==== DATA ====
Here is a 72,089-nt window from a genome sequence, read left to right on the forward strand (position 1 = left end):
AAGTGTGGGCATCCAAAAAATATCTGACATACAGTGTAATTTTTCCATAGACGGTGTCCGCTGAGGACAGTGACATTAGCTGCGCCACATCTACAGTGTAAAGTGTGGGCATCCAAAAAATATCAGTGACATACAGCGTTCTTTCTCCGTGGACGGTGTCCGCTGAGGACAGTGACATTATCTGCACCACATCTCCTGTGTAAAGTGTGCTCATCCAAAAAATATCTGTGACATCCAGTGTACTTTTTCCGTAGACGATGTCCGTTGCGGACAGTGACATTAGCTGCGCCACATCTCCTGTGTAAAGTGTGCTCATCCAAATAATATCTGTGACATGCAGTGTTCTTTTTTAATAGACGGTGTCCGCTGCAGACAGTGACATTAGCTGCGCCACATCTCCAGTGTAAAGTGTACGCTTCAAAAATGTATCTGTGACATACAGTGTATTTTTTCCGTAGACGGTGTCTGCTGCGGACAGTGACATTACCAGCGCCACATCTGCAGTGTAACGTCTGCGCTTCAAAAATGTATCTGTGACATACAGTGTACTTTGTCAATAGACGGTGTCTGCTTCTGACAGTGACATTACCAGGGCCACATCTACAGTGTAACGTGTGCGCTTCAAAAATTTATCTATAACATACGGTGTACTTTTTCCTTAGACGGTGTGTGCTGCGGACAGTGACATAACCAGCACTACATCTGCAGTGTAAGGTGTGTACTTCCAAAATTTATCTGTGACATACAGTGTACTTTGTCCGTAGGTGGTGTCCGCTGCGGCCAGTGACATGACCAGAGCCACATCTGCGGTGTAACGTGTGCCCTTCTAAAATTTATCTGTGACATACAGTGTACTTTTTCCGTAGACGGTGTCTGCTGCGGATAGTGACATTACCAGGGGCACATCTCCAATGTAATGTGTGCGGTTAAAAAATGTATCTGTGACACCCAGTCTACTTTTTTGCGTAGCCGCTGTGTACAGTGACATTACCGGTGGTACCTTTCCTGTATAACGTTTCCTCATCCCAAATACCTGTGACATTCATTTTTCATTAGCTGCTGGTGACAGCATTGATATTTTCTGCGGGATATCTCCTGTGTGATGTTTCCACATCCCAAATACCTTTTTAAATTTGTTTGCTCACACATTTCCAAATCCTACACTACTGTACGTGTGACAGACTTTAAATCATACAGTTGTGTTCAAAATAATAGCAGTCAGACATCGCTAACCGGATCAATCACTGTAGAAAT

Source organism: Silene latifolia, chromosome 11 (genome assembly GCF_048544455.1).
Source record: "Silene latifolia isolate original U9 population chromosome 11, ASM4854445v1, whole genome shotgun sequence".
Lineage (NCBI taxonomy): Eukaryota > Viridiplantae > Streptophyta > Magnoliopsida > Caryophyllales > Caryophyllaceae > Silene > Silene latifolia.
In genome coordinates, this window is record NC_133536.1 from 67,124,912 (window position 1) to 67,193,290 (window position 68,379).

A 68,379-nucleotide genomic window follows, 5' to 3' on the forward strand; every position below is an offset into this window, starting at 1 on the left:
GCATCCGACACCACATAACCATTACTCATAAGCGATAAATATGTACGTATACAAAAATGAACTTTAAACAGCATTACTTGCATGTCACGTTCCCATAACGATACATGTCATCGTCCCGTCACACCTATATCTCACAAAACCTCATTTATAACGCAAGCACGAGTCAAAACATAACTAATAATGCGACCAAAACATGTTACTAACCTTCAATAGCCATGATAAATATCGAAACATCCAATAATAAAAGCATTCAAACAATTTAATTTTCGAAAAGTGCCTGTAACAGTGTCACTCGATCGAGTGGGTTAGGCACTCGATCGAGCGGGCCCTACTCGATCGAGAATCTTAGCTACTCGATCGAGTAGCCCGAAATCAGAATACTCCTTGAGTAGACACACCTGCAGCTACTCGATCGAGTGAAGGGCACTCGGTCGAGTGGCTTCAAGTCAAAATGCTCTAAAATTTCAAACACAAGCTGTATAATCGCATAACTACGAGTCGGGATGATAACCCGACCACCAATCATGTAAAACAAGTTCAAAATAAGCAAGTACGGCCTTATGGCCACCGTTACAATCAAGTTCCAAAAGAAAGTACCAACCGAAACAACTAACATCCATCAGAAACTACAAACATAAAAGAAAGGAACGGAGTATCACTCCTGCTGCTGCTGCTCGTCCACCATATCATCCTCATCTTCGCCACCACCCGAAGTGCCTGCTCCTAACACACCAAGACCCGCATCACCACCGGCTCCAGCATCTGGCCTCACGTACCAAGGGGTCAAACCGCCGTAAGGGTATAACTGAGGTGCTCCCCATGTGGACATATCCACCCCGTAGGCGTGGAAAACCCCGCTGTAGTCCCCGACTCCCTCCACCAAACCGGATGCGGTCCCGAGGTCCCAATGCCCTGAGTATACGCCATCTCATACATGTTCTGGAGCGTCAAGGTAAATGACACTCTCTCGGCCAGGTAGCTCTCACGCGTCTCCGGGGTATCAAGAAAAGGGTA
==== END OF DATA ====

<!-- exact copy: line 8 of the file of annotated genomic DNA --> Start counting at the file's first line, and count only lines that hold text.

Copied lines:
GCATCCGACACCACATAACCATTACTCATAAGCGATAAATATGTACGTATACAAAAATGAACTTTAAACAGCATTACTTGCATGTCACGTTCCCATAACGATACATGTCATCGTCCCGTCACACCTATATCTCACAAAACCTCATTTATAACGCAAGCACGAGTCAAAACATAACTAATAATGCGACCAAAACATGTTACTAACCTTCAATAGCCATGATAAATATCGAAACATCCAATAATAAAAGCATTCAAACAATTTAATTTTCGAAAAGTGCCTGTAACAGTGTCACTCGATCGAGTGGGTTAGGCACTCGATCGAGCGGGCCCTACTCGATCGAGAATCTTAGCTACTCGATCGAGTAGCCCGAAATCAGAATACTCCTTGAGTAGACACACCTGCAGCTACTCGATCGAGTGAAGGGCACTCGGTCGAGTGGCTTCAAGTCAAAATGCTCTAAAATTTCAAACACAAGCTGTATAATCGCATAACTACGAGTCGGGATGATAACCCGACCACCAATCATGTAAAACAAGTTCAAAATAAGCAAGTACGGCCTTATGGCCACCGTTACAATCAAGTTCCAAAAGAAAGTACCAACCGAAACAACTAACATCCATCAGAAACTACAAACATAAAAGAAAGGAACGGAGTATCACTCCTGCTGCTGCTGCTCGTCCACCATATCATCCTCATCTTCGCCACCACCCGAAGTGCCTGCTCCTAACACACCAAGACCCGCATCACCACCGGCTCCAGCATCTGGCCTCACGTACCAAGGGGTCAAACCGCCGTAAGGGTATAACTGAGGTGCTCCCCATGTGGACATATCCACCCCGTAGGCGTGGAAAACCCCGCTGTAGTCCCCGACTCCCTCCACCAAACCGGATGCGGTCCCGAGGTCCCAATGCCCTGAGTATACGCCATCTCATACATGTTCTGGAGCGTCAAGGTAAATGACACTCTCTCGGCCAGGTAGCTCTCACGCGTCTCCGGGGTATCAAGAAAAGGGTA